A critical evaluation of CO2 supplementation to algal systems by direct injection

 

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dc.contributor.author Langley, N M
dc.contributor.author Harrison, S T L
dc.contributor.author van Hille, R P
dc.date.accessioned 2016-08-22T13:23:32Z
dc.date.available 2016-08-22T13:23:32Z
dc.date.issued 2012
dc.identifier http://dx.doi.org/10.1016/j.bej.2012.07.013
dc.identifier.citation Langley, N. M., Harrison, S. T. L., & Van Hille, R. P. (2012). A critical evaluation of CO 2 supplementation to algal systems by direct injection. Biochemical engineering journal, 68, 70-75. en_ZA
dc.identifier.issn 1369-703X en_ZA
dc.identifier.uri http://hdl.handle.net/11427/21444
dc.description.abstract Microalgae are currently cultivated on a relatively small scale for nutritional products, supplements and aquaculture feed. In recent years there has been renewed interest in algal bioenergy, which would require cultivation at far greater scales. A key component of large-scale production systems is the delivery of CO2 to the algal cells, which is often a limiting factor in ponds and air sparged systems. Although many methods of CO2 supplementation to algal reactors have been investigated, the most commonly suggested method is still the direct injection of CO2 enriched gas into the growth medium. A sound understanding of CO2 gas–liquid mass transfer is critical to efficient operation of cultivation systems as mixing and gas compression may represent significant operational expenses. For carbon capture or sequestration through algal culture, CO2 recovery is equally important, particularly where carbon trading is involved. Chlorella vulgaris was grown in internal loop airlift reactors under varied CO2 partial pressures in the inlet gas. In these reactors, with an overall mass transfer coefficient of 0.0094 s−1, an inlet CO2 partial pressure of 0.0012 atm (1200 ppm CO2 by volume) was sufficient to overcome any mass transfer limitations. Under these operating conditions, a CO2 recovery of 26% resulted. Increasing the partial pressure of CO2 in the inlet gas above 0.0012 atm did not increase the algal productivity and caused significant decreases in CO2 recovery to 9.7% and 2.1% at inlet CO2 partial pressures of 0.00325 atm and 0.0145 atm respectively. Much research into algal growth is done without analysis of CO2 gas–liquid mass transfer, using influent CO2 partial pressures well in excess of the minimum value required to overcome CO2 gas–liquid mass transfer limitations, even in poorly mixed systems. This could result in algal growth being optimised under conditions that are not industrially practical or desirable. en_ZA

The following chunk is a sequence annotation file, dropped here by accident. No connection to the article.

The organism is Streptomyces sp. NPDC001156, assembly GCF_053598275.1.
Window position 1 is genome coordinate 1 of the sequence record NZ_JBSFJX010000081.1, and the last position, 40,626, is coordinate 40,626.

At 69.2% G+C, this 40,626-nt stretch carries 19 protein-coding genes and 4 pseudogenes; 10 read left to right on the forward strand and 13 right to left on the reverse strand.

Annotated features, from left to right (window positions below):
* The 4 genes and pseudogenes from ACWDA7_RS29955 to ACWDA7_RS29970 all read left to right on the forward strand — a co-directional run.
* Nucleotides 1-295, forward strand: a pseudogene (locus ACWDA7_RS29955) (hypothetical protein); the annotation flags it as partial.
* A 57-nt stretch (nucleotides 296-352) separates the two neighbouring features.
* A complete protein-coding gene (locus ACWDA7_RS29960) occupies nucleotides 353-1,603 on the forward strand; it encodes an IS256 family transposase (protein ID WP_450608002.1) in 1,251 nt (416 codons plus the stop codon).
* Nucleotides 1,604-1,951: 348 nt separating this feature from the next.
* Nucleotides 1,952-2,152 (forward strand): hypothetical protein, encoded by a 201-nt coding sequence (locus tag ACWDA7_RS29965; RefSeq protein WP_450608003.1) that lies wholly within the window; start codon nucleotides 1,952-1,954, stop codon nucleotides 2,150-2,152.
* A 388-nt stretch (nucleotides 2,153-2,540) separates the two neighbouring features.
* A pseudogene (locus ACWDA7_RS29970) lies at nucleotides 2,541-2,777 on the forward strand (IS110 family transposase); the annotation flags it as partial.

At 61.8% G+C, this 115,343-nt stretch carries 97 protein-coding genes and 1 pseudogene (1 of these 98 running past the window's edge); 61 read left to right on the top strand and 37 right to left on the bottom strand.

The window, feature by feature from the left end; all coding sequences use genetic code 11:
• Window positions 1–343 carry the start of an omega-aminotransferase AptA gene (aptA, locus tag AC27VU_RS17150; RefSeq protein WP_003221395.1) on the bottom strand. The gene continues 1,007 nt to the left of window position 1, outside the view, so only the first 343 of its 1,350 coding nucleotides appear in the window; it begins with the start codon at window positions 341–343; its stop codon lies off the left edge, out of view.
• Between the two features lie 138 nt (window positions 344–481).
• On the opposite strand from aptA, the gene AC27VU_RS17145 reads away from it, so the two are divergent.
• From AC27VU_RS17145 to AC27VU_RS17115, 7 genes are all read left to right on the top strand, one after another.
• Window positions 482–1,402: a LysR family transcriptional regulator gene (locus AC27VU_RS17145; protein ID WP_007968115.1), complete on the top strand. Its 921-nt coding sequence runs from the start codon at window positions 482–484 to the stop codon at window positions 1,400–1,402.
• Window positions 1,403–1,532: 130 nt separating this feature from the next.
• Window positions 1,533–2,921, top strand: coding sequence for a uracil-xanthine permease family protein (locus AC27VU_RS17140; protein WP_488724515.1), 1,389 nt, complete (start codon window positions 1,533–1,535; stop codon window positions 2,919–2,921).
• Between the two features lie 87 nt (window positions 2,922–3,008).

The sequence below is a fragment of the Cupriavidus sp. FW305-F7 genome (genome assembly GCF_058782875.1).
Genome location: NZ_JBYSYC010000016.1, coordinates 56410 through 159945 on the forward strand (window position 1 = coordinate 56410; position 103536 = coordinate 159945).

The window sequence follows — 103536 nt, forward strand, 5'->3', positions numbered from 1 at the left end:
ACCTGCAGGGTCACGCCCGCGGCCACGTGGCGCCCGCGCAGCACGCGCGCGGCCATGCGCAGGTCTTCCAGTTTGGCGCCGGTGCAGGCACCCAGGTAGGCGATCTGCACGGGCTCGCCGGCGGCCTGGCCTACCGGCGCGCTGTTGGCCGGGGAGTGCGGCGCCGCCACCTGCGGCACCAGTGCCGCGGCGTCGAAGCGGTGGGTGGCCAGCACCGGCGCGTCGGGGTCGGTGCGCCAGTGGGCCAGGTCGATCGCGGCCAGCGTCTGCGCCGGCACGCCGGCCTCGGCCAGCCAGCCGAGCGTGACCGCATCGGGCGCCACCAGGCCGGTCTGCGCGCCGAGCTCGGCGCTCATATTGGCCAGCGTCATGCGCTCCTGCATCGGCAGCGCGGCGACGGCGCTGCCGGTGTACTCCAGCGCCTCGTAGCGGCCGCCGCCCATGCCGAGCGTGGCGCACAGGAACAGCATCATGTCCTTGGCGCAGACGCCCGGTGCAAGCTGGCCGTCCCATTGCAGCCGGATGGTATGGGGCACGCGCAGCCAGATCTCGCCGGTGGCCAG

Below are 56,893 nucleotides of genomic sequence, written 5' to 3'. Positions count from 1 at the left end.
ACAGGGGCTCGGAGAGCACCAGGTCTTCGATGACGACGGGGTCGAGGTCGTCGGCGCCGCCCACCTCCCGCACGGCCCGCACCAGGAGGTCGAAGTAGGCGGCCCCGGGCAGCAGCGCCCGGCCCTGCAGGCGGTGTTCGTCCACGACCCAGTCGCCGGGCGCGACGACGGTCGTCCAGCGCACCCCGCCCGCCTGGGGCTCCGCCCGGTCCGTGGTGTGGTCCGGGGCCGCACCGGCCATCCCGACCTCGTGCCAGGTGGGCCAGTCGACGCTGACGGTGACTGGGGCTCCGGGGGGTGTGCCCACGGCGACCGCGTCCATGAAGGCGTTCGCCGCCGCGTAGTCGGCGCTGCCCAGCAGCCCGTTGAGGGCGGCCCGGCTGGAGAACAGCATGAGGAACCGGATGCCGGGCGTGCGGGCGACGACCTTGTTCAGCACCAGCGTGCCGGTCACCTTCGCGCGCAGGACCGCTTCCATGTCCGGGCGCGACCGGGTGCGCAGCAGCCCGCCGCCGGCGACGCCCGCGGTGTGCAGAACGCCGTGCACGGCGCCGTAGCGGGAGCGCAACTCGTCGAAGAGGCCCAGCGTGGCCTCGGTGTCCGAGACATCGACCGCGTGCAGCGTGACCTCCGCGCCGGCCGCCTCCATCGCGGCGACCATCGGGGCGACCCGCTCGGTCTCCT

dc.language eng en_ZA
dc.publisher Elsevier en_ZA
dc.rights Creative Commons Attribution-NonCommercial-NoDerivatives 4.0 International (CC BY-NC-ND 4.0) *
dc.rights.uri https://creativecommons.org/licenses/by-nc-nd/4.0/ en_ZA
dc.source Biochemical Engineering Journal en_ZA
dc.source.uri http://www.journals.elsevier.com/biochemical-engineering-journal/
dc.subject.other Microalgae
dc.subject.other Photobioreactors
dc.subject.other Gas–liquid mass transfer
dc.subject.other Carbon sequestration
dc.title A critical evaluation of CO2 supplementation to algal systems by direct injection en_ZA
dc.type Journal Article en_ZA
dc.date.updated 2016-08-19T13:47:33Z
uct.type.publication Research en_ZA
uct.type.resource Article en_ZA
dc.publisher.institution University of Cape Town
uct.type.filetype Text
uct.type.filetype Image


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